Cities across the nation passed “living wage” laws aimed at raising the minimum wage for the working poor. But it’s unknown if those laws have improved the health of affected workers and their families.
The award, presented on Martin Luther King Jr. Day, recognizes organizations that encapsulate King’s devotion to ensuring equality for all, by improving health and well-being across the board.
The Wisconsin Partnership Program has awarded David Pate a $1 million grant in support of his work with the Milwaukee Re-entry Alliance to address the widespread negative health effects of incarceration.
Tobacco products were pushed to a greater degree in African-American and Hispanic areas than white areas in Milwaukee, matching results in other cities, according to a study led by a UWM researcher.
An international team of researchers, including Paul Auer at UW-Milwaukee, has recently identified 48 genes associated with a woman’s predisposition to breast cancer – 34 that were implicated in previous research and 14 new genes.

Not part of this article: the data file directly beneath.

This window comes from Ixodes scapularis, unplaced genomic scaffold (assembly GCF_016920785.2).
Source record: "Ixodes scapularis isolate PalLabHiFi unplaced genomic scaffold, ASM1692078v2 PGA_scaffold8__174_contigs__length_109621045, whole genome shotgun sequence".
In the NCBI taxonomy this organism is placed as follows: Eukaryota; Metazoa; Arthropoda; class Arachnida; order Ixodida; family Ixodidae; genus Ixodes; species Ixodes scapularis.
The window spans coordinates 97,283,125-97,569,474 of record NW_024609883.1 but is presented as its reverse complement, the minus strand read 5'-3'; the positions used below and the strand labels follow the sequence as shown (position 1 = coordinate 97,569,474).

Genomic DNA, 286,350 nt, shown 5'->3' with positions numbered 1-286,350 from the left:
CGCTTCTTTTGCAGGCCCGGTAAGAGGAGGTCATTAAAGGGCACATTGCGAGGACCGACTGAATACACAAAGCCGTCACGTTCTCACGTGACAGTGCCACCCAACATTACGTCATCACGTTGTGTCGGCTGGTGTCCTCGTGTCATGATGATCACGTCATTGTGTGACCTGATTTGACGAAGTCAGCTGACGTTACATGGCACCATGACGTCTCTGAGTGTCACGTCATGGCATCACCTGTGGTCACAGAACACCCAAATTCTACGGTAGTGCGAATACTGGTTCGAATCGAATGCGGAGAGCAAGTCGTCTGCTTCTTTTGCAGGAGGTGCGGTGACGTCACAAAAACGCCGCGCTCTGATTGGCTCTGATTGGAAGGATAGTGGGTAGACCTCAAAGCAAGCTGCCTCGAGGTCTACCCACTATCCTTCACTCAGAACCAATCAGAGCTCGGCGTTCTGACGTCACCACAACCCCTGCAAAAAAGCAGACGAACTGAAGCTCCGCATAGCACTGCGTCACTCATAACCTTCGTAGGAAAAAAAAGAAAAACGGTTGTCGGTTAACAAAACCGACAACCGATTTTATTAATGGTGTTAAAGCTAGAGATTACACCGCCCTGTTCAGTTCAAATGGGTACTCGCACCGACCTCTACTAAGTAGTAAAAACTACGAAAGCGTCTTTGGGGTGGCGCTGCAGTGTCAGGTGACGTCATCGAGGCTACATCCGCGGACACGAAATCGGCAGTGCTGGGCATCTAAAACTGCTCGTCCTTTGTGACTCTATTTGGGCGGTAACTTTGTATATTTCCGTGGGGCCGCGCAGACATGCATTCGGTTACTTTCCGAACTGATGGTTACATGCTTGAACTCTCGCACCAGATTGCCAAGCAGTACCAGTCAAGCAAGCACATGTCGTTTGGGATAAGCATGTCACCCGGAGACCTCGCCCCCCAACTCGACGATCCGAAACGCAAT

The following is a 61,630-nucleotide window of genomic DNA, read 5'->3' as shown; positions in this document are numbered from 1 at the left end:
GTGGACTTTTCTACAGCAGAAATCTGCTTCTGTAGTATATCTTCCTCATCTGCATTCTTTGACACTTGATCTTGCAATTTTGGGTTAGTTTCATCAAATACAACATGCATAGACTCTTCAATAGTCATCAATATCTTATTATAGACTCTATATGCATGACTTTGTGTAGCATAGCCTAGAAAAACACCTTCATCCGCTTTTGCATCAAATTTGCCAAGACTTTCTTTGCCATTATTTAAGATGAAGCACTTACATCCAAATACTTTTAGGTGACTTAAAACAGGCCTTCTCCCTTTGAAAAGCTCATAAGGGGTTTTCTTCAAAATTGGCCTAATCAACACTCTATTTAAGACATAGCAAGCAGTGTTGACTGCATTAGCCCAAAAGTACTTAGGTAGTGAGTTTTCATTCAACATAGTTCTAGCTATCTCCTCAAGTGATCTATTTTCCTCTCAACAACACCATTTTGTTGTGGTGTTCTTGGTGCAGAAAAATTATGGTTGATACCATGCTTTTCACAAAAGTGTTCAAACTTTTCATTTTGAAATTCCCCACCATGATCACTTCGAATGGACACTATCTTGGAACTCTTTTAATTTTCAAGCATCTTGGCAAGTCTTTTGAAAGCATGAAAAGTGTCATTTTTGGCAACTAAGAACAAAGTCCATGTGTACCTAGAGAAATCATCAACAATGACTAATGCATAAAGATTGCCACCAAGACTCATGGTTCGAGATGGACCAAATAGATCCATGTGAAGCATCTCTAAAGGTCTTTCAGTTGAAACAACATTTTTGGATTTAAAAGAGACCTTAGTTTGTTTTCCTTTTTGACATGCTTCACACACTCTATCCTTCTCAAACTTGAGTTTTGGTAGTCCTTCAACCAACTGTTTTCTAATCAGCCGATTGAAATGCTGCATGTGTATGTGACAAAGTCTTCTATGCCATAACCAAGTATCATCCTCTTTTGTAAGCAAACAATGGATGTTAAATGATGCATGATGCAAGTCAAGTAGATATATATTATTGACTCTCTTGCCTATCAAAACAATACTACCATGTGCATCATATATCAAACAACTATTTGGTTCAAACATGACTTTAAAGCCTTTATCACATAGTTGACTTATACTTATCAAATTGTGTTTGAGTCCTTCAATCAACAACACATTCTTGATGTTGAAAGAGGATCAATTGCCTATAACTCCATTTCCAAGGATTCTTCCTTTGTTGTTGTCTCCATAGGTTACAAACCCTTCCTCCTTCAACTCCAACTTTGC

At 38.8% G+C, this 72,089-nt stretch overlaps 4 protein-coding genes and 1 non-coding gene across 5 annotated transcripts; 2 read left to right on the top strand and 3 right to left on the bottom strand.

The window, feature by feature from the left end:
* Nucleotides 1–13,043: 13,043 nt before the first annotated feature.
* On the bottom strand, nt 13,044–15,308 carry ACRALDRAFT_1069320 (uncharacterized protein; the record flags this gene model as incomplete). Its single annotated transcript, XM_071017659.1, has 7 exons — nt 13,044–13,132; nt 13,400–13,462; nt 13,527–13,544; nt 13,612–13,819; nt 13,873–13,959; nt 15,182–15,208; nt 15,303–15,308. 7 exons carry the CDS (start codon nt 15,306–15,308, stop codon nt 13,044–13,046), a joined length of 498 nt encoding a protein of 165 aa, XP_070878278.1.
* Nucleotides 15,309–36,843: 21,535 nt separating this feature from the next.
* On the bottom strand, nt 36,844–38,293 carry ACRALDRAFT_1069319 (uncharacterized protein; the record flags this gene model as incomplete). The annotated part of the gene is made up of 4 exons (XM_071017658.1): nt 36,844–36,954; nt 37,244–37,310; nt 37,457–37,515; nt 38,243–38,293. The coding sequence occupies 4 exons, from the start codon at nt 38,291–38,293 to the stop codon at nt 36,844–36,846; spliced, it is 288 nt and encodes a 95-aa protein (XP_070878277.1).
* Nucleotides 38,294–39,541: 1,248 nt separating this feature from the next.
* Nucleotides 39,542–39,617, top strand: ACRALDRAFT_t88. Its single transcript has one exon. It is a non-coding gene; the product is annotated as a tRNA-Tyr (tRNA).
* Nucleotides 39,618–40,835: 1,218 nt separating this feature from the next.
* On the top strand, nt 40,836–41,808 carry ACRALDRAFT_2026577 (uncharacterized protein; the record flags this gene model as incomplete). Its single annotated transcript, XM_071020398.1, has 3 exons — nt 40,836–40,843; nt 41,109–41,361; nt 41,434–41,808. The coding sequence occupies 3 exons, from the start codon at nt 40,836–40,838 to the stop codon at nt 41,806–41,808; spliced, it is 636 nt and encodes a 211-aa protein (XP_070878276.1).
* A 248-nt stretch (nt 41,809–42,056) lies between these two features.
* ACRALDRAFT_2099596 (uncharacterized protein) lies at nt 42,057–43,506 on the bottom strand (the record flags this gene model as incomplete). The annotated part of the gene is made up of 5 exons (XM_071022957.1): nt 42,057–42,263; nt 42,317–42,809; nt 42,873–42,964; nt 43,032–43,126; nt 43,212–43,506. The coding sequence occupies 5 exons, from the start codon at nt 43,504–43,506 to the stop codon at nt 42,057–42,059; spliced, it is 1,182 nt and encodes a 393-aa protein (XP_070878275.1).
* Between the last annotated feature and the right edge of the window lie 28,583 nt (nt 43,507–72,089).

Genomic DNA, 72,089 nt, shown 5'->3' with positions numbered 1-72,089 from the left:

UWM’s Military and Veterans Resource Center has been partnering with the Zablocki Veterans Affairs Medical Center for six years on summits that provide info and help to veterans. This year’s summit is on June 23.
A new Bachelor of Science in Public Health degree will enable UWM to bolster Wisconsin public health workforce, which is rapidly aging and being depleted by retirements even as the need increases.
In the community paramedics program, UWM’s College of Nursing teaches firefighters how to reach out to patients so they can better manage chronic health conditions. As a result, Milwaukee County has seen a large reduction in 911 calls for non-emergency situations.
Victoria Brahm took over the Tomah VA Medical Center in 2015 after top leaders had been ousted in a scandal of overprescribing opioids. Morale was low, the center’s reputation in decline. Under Brahm’s leadership since then, conditions have improved.
Nurses are usually among those tending to the wounded and injured. But this week a group of College of Nursing volunteers became the “victims” in a simulated disaster to help train emergency responders.